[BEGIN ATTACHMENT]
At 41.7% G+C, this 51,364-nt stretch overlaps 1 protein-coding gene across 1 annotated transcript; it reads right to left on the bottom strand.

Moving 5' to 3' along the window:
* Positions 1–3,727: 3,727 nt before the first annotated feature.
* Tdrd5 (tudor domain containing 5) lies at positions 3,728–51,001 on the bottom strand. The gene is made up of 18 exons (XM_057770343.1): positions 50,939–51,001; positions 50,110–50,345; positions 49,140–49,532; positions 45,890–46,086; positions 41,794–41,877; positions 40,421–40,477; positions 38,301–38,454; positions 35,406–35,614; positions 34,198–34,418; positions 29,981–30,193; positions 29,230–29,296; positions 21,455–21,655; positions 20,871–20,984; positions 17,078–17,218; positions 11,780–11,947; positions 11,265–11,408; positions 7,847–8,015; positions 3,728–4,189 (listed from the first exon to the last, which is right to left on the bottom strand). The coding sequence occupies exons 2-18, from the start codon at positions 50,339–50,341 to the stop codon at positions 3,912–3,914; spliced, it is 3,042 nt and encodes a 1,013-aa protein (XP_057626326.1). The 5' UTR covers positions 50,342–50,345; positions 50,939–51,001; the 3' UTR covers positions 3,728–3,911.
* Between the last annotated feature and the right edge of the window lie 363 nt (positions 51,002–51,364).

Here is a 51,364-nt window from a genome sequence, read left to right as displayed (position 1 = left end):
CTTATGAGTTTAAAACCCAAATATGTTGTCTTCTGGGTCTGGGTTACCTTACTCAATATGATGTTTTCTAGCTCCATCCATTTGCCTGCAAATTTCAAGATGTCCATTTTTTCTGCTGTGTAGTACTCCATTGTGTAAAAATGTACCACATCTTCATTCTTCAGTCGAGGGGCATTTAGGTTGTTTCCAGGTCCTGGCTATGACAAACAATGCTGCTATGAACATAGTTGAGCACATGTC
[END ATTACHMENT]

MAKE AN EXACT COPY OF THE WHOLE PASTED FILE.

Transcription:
At 41.7% G+C, this 51,364-nt stretch overlaps 1 protein-coding gene across 1 annotated transcript; it reads right to left on the bottom strand.

Moving 5' to 3' along the window:
* Positions 1–3,727: 3,727 nt before the first annotated feature.
* Tdrd5 (tudor domain containing 5) lies at positions 3,728–51,001 on the bottom strand. The gene is made up of 18 exons (XM_057770343.1): positions 50,939–51,001; positions 50,110–50,345; positions 49,140–49,532; positions 45,890–46,086; positions 41,794–41,877; positions 40,421–40,477; positions 38,301–38,454; positions 35,406–35,614; positions 34,198–34,418; positions 29,981–30,193; positions 29,230–29,296; positions 21,455–21,655; positions 20,871–20,984; positions 17,078–17,218; positions 11,780–11,947; positions 11,265–11,408; positions 7,847–8,015; positions 3,728–4,189 (listed from the first exon to the last, which is right to left on the bottom strand). The coding sequence occupies exons 2-18, from the start codon at positions 50,339–50,341 to the stop codon at positions 3,912–3,914; spliced, it is 3,042 nt and encodes a 1,013-aa protein (XP_057626326.1). The 5' UTR covers positions 50,342–50,345; positions 50,939–51,001; the 3' UTR covers positions 3,728–3,911.
* Between the last annotated feature and the right edge of the window lie 363 nt (positions 51,002–51,364).

Here is a 51,364-nt window from a genome sequence, read left to right as displayed (position 1 = left end):
CTTATGAGTTTAAAACCCAAATATGTTGTCTTCTGGGTCTGGGTTACCTTACTCAATATGATGTTTTCTAGCTCCATCCATTTGCCTGCAAATTTCAAGATGTCCATTTTTTCTGCTGTGTAGTACTCCATTGTGTAAAAATGTACCACATCTTCATTCTTCAGTCGAGGGGCATTTAGGTTGTTTCCAGGTCCTGGCTATGACAAACAATGCTGCTATGAACATAGTTGAGCACATGTC